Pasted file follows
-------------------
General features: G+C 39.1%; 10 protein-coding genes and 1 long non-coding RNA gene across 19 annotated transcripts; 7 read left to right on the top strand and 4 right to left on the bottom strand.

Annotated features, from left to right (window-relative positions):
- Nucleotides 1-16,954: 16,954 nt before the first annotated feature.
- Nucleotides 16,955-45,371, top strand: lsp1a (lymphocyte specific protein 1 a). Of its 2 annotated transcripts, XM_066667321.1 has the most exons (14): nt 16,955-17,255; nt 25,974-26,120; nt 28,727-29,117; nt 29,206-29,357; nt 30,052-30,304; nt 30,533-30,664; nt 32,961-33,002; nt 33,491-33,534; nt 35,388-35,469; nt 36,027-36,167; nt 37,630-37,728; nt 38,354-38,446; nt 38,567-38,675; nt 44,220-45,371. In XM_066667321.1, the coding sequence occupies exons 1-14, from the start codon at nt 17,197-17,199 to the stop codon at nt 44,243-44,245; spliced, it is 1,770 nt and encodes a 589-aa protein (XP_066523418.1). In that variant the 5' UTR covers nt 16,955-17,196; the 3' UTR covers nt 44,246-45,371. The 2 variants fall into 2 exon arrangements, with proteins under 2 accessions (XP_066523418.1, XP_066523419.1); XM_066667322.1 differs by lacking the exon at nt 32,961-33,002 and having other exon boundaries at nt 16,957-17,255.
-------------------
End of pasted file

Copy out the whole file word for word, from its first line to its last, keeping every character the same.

General features: G+C 39.1%; 10 protein-coding genes and 1 long non-coding RNA gene across 19 annotated transcripts; 7 read left to right on the top strand and 4 right to left on the bottom strand.

Annotated features, from left to right (window-relative positions):
- Nucleotides 1-16,954: 16,954 nt before the first annotated feature.
- Nucleotides 16,955-45,371, top strand: lsp1a (lymphocyte specific protein 1 a). Of its 2 annotated transcripts, XM_066667321.1 has the most exons (14): nt 16,955-17,255; nt 25,974-26,120; nt 28,727-29,117; nt 29,206-29,357; nt 30,052-30,304; nt 30,533-30,664; nt 32,961-33,002; nt 33,491-33,534; nt 35,388-35,469; nt 36,027-36,167; nt 37,630-37,728; nt 38,354-38,446; nt 38,567-38,675; nt 44,220-45,371. In XM_066667321.1, the coding sequence occupies exons 1-14, from the start codon at nt 17,197-17,199 to the stop codon at nt 44,243-44,245; spliced, it is 1,770 nt and encodes a 589-aa protein (XP_066523418.1). In that variant the 5' UTR covers nt 16,955-17,196; the 3' UTR covers nt 44,246-45,371. The 2 variants fall into 2 exon arrangements, with proteins under 2 accessions (XP_066523418.1, XP_066523419.1); XM_066667322.1 differs by lacking the exon at nt 32,961-33,002 and having other exon boundaries at nt 16,957-17,255.